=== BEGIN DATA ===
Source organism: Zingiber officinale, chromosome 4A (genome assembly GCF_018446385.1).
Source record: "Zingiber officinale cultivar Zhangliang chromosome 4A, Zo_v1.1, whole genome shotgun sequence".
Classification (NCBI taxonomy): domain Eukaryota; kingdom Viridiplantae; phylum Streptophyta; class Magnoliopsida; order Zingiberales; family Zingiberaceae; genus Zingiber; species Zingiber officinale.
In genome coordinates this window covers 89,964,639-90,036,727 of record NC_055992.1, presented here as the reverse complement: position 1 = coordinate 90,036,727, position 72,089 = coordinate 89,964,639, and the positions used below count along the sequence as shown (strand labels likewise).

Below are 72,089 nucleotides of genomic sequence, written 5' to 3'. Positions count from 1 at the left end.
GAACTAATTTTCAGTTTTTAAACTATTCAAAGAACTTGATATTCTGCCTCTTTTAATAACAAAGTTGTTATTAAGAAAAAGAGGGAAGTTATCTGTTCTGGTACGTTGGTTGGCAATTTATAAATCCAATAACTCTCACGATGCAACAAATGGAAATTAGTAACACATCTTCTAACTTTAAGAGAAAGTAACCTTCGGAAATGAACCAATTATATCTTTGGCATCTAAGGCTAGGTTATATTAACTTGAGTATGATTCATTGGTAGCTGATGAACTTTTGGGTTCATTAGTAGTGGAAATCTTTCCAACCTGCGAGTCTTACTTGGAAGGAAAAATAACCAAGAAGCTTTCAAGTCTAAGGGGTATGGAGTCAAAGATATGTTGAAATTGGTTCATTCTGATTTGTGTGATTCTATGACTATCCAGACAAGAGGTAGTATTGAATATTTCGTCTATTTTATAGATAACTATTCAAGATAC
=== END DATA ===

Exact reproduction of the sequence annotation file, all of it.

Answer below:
Source organism: Zingiber officinale, chromosome 4A (genome assembly GCF_018446385.1).
Source record: "Zingiber officinale cultivar Zhangliang chromosome 4A, Zo_v1.1, whole genome shotgun sequence".
Classification (NCBI taxonomy): domain Eukaryota; kingdom Viridiplantae; phylum Streptophyta; class Magnoliopsida; order Zingiberales; family Zingiberaceae; genus Zingiber; species Zingiber officinale.
In genome coordinates this window covers 89,964,639-90,036,727 of record NC_055992.1, presented here as the reverse complement: position 1 = coordinate 90,036,727, position 72,089 = coordinate 89,964,639, and the positions used below count along the sequence as shown (strand labels likewise).

Below are 72,089 nucleotides of genomic sequence, written 5' to 3'. Positions count from 1 at the left end.
GAACTAATTTTCAGTTTTTAAACTATTCAAAGAACTTGATATTCTGCCTCTTTTAATAACAAAGTTGTTATTAAGAAAAAGAGGGAAGTTATCTGTTCTGGTACGTTGGTTGGCAATTTATAAATCCAATAACTCTCACGATGCAACAAATGGAAATTAGTAACACATCTTCTAACTTTAAGAGAAAGTAACCTTCGGAAATGAACCAATTATATCTTTGGCATCTAAGGCTAGGTTATATTAACTTGAGTATGATTCATTGGTAGCTGATGAACTTTTGGGTTCATTAGTAGTGGAAATCTTTCCAACCTGCGAGTCTTACTTGGAAGGAAAAATAACCAAGAAGCTTTCAAGTCTAAGGGGTATGGAGTCAAAGATATGTTGAAATTGGTTCATTCTGATTTGTGTGATTCTATGACTATCCAGACAAGAGGTAGTATTGAATATTTCGTCTATTTTATAGATAACTATTCAAGATAC